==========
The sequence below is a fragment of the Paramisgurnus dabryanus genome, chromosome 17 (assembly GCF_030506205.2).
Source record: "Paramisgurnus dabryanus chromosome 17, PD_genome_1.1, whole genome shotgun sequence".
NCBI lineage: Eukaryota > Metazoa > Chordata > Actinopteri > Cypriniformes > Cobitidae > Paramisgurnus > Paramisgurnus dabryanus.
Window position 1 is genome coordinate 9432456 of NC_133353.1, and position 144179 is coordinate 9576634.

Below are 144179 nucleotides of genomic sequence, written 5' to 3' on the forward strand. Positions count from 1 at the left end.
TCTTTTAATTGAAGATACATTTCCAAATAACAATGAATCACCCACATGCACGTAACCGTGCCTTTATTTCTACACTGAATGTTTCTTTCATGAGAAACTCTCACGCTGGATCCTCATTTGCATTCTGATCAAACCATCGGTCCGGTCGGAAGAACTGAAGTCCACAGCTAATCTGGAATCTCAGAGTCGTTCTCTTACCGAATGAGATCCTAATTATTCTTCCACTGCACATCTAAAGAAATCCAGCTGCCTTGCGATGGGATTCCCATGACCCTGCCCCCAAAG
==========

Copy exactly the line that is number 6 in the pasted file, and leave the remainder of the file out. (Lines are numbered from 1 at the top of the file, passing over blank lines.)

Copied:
TCTTTTAATTGAAGATACATTTCCAAATAACAATGAATCACCCACATGCACGTAACCGTGCCTTTATTTCTACACTGAATGTTTCTTTCATGAGAAACTCTCACGCTGGATCCTCATTTGCATTCTGATCAAACCATCGGTCCGGTCGGAAGAACTGAAGTCCACAGCTAATCTGGAATCTCAGAGTCGTTCTCTTACCGAATGAGATCCTAATTATTCTTCCACTGCACATCTAAAGAAATCCAGCTGCCTTGCGATGGGATTCCCATGACCCTGCCCCCAAAG